Q is for Queen
When I was a kid, I saw the Queen.
Queen Elizabeth came to visit Brisbane. There was so much excitement about this visit of the new young Queen. It was 1954 and fascination with the monarchy was at an all time high. After the dark days of World War 2 and the subsequent illness and death of King George, people were delighted by the vibrant young woman who was now Queen of the British Commonwealth of Nations.
My father was a supervisor at the Arnotts Biscuit Factory in Brisbane and, as it happened, the Royal motorcade was to pass right by the factory. Dad and his fellow workers were informed that they might bring their families in to the factory canteen so that they would have a good view of the motorcade.
I remember sitting on my father’s shoulders and watching out through the big windows that fronted Coronation Drive. There were people everywhere, lining the road, sitting in trees and, like us, looking out of windows. Flags fluttered in the breeze and strands of bunting were strung above the road. It was all very festive.
As a three and half year old, I didn’t really understand the significance of the whole event. I had been told to watch out for the big black car which would be carrying the Queen. My mother had told me that the Queen would be waving to me, so I should wave back. I had my little flag to wave at her. I was ready, eyes on the road, flag held high.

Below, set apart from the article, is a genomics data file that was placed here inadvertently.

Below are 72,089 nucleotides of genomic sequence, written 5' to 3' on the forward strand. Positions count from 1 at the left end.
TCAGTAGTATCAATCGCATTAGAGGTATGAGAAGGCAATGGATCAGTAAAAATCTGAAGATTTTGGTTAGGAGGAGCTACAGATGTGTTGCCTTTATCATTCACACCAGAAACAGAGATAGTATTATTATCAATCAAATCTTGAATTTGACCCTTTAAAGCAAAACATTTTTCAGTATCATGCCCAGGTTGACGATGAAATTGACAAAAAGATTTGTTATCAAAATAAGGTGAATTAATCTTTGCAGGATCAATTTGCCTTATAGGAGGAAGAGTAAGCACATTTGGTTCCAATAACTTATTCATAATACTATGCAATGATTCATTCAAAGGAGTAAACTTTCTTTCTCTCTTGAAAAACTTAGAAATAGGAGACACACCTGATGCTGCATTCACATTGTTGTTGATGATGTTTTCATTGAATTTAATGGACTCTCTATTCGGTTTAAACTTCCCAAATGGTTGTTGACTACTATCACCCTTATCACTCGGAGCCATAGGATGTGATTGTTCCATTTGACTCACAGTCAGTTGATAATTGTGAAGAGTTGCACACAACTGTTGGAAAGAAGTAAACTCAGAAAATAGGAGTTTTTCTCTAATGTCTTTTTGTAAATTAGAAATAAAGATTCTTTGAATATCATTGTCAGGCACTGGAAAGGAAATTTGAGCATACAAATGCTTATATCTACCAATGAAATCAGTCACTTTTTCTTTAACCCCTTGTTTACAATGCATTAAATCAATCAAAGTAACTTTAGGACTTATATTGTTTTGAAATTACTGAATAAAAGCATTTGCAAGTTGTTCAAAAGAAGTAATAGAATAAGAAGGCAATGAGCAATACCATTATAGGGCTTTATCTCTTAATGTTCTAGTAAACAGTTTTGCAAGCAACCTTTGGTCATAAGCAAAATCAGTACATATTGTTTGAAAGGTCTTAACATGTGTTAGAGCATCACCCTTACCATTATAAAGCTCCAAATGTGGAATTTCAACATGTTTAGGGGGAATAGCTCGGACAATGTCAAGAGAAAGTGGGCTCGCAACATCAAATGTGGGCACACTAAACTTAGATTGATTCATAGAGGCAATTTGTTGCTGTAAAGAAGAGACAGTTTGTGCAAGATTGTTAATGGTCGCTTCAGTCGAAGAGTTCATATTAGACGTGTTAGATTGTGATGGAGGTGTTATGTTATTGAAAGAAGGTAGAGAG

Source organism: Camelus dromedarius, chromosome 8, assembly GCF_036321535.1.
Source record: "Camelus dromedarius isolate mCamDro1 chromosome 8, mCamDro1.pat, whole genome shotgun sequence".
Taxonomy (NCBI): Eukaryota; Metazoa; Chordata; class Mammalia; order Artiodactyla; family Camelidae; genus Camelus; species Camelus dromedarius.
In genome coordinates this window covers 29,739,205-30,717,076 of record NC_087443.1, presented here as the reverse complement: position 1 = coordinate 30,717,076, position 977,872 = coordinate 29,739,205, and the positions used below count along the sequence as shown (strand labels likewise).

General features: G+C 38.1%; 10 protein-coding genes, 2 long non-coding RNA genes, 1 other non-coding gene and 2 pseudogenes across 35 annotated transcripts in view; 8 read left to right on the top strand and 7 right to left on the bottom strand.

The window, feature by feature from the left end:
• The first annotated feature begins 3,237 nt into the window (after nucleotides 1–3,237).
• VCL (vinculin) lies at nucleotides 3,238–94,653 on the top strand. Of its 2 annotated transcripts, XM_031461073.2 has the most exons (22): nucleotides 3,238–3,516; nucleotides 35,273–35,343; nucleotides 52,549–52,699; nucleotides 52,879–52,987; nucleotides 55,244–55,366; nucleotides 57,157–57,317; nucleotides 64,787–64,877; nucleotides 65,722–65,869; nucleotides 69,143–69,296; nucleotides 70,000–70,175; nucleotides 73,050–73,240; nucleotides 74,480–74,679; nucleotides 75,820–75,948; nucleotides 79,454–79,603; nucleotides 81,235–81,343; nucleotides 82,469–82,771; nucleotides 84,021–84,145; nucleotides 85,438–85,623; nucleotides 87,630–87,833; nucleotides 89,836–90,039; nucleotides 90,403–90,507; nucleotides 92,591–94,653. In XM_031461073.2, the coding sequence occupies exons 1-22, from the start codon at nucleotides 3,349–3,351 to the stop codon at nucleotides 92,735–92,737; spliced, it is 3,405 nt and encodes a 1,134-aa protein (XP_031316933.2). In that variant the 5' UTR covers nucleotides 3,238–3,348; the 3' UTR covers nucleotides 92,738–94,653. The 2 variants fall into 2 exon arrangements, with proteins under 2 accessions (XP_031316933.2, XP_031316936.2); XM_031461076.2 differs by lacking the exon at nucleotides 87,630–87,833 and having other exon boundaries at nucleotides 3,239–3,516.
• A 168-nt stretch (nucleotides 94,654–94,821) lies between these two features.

I knew what queens looked like. I had seen plenty of them in my story books. It seemed perfectly simple. I just had to watch out for a lady wearing a crown. Easy.
Then everyone was cheering. A line of cars came by. One of them had a lady and a gentleman in it.
I watched the car go past. The lady wasn’t wearing a crown so I knew she wasn’t the Queen that I had been told to watch for. People around me were making a lot of noise. My mother and father were cheering and waving.
And then it was over. Dad lifted me from his shoulders and set me on the floor.
“How about that?” he asked me. “Wasn’t that great? We saw the Queen.”
I promptly burst into tears, because I was sure that I had not seen the Queen at all. Yes, I had seen the lady in the car sitting beside the gentleman but, no, I had not seen any queens. There had not been a crown in sight.
It took a lot of calming down and explaining about crowns and queens before I could accept that I had indeed seen our Queen. I was left with mixed feelings. It was good to know that I had been part of an important moment in Brisbane’s history, but I felt really sad, and somewhat guilty, that I had not waved my little flag at the lady in the big black car.
To me she had been simply a pretty lady not a queen and that somehow dulled the whole experience. I had seen the Queen and not realised it. I felt as though I had been cheated.
Who knew there were fashion rules stating when and where one should wear one’s crown?